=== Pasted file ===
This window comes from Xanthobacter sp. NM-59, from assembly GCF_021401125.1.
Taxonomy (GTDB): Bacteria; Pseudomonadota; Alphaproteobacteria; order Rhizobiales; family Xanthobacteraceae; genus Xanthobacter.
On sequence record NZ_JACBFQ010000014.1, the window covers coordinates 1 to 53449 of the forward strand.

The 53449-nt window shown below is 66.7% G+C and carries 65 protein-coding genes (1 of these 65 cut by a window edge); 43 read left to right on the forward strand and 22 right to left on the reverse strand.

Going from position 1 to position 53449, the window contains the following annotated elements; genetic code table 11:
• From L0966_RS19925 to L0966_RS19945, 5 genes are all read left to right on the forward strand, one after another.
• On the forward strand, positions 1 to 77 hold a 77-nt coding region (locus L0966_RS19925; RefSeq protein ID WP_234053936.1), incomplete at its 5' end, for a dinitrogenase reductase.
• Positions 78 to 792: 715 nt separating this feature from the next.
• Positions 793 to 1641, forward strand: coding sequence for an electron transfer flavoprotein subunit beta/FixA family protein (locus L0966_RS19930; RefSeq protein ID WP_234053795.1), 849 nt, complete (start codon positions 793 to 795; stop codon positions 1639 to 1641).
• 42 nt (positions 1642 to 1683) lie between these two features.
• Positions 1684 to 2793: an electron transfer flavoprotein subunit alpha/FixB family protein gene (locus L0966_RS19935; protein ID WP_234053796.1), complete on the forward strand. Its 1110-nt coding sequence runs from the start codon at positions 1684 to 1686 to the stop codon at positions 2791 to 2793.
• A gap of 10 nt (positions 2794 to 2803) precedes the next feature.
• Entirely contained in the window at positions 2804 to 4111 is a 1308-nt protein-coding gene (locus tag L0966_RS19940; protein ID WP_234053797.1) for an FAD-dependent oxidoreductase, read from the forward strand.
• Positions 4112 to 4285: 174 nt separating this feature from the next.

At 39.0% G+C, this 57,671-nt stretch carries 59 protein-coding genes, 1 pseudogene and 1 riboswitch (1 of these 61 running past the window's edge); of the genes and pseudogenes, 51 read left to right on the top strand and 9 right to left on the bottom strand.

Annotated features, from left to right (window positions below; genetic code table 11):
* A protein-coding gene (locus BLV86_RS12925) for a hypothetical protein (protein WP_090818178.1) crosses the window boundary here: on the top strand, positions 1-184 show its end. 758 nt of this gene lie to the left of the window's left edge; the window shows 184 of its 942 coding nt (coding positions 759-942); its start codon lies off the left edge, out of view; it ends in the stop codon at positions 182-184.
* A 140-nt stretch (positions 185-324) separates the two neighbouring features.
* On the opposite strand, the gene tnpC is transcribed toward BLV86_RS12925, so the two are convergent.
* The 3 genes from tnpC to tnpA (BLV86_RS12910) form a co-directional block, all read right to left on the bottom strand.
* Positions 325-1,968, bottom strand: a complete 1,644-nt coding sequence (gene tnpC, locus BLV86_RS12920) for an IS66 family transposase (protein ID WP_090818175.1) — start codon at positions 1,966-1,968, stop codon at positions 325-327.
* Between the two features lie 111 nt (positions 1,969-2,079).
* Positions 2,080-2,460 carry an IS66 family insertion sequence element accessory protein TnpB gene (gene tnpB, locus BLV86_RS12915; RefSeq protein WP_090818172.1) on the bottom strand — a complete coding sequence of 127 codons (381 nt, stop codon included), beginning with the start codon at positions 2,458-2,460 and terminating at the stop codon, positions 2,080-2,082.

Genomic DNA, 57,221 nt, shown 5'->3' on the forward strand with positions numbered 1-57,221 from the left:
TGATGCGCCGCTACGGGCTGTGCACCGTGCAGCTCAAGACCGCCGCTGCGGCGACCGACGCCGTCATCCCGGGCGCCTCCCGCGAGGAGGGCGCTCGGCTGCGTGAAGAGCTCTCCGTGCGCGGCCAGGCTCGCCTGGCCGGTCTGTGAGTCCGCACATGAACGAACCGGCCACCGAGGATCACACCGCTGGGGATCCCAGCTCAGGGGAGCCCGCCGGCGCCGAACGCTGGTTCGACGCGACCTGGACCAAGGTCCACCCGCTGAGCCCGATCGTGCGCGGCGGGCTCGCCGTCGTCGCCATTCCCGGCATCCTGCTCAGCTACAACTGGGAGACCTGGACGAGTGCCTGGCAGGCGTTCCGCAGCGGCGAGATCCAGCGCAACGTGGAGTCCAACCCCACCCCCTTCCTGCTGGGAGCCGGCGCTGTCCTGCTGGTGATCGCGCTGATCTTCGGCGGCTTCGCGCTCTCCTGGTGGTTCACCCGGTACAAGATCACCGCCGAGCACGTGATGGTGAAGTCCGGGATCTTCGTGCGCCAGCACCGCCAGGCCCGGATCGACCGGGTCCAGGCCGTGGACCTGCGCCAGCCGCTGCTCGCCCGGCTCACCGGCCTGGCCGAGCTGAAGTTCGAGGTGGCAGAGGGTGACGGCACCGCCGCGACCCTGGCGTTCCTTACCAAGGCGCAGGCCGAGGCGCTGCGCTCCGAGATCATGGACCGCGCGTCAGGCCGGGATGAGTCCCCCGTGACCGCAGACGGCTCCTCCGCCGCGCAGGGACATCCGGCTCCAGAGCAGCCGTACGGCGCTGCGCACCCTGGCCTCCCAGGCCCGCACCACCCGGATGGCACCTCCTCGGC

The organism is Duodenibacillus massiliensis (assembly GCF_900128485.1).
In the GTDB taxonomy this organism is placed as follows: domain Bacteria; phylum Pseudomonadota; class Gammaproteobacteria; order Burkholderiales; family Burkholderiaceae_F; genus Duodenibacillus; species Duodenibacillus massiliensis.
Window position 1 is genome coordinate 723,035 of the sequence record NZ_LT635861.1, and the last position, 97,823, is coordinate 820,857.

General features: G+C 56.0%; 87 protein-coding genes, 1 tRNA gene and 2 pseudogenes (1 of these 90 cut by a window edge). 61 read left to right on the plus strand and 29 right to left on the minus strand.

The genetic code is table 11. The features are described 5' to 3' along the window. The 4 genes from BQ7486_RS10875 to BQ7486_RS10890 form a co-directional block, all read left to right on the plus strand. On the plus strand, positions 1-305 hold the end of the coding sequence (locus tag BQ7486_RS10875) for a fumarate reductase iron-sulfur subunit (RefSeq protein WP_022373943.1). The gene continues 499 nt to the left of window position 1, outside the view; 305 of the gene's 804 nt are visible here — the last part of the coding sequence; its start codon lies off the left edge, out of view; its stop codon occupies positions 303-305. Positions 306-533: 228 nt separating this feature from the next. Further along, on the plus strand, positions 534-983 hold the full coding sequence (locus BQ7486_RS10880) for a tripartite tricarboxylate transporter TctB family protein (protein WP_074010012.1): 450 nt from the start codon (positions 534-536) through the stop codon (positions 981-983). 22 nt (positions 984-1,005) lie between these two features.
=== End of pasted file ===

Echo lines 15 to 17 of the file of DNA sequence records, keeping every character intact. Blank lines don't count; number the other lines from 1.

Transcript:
At 39.0% G+C, this 57,671-nt stretch carries 59 protein-coding genes, 1 pseudogene and 1 riboswitch (1 of these 61 running past the window's edge); of the genes and pseudogenes, 51 read left to right on the top strand and 9 right to left on the bottom strand.

Annotated features, from left to right (window positions below; genetic code table 11):
* A protein-coding gene (locus BLV86_RS12925) for a hypothetical protein (protein WP_090818178.1) crosses the window boundary here: on the top strand, positions 1-184 show its end. 758 nt of this gene lie to the left of the window's left edge; the window shows 184 of its 942 coding nt (coding positions 759-942); its start codon lies off the left edge, out of view; it ends in the stop codon at positions 182-184.